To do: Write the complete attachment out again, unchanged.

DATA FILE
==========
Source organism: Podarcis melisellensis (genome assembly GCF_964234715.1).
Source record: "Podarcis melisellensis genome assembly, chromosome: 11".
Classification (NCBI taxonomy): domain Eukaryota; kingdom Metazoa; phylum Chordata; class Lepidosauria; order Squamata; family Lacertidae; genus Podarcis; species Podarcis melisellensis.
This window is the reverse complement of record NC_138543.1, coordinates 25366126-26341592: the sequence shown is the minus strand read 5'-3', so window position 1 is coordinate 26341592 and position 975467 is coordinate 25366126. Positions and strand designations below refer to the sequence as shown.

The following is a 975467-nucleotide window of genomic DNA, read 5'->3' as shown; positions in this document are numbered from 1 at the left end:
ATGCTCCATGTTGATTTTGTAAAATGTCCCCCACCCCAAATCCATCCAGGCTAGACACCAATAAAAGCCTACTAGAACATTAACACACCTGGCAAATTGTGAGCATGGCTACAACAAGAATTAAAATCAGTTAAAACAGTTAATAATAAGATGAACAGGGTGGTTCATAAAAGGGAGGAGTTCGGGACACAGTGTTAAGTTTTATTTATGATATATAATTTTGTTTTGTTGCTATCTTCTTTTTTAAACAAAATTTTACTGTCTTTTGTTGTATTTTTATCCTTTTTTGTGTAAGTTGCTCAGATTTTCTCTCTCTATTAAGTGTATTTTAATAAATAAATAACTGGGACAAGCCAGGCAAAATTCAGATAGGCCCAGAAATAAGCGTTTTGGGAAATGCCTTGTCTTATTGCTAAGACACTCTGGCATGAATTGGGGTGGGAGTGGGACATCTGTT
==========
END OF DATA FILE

Source organism: Podarcis melisellensis (genome assembly GCF_964234715.1).
Source record: "Podarcis melisellensis genome assembly, chromosome: 11".
Classification (NCBI taxonomy): domain Eukaryota; kingdom Metazoa; phylum Chordata; class Lepidosauria; order Squamata; family Lacertidae; genus Podarcis; species Podarcis melisellensis.
This window is the reverse complement of record NC_138543.1, coordinates 25366126-26341592: the sequence shown is the minus strand read 5'-3', so window position 1 is coordinate 26341592 and position 975467 is coordinate 25366126. Positions and strand designations below refer to the sequence as shown.

The following is a 975467-nucleotide window of genomic DNA, read 5'->3' as shown; positions in this document are numbered from 1 at the left end:
ATGCTCCATGTTGATTTTGTAAAATGTCCCCCACCCCAAATCCATCCAGGCTAGACACCAATAAAAGCCTACTAGAACATTAACACACCTGGCAAATTGTGAGCATGGCTACAACAAGAATTAAAATCAGTTAAAACAGTTAATAATAAGATGAACAGGGTGGTTCATAAAAGGGAGGAGTTCGGGACACAGTGTTAAGTTTTATTTATGATATATAATTTTGTTTTGTTGCTATCTTCTTTTTTAAACAAAATTTTACTGTCTTTTGTTGTATTTTTATCCTTTTTTGTGTAAGTTGCTCAGATTTTCTCTCTCTATTAAGTGTATTTTAATAAATAAATAACTGGGACAAGCCAGGCAAAATTCAGATAGGCCCAGAAATAAGCGTTTTGGGAAATGCCTTGTCTTATTGCTAAGACACTCTGGCATGAATTGGGGTGGGAGTGGGACATCTGTT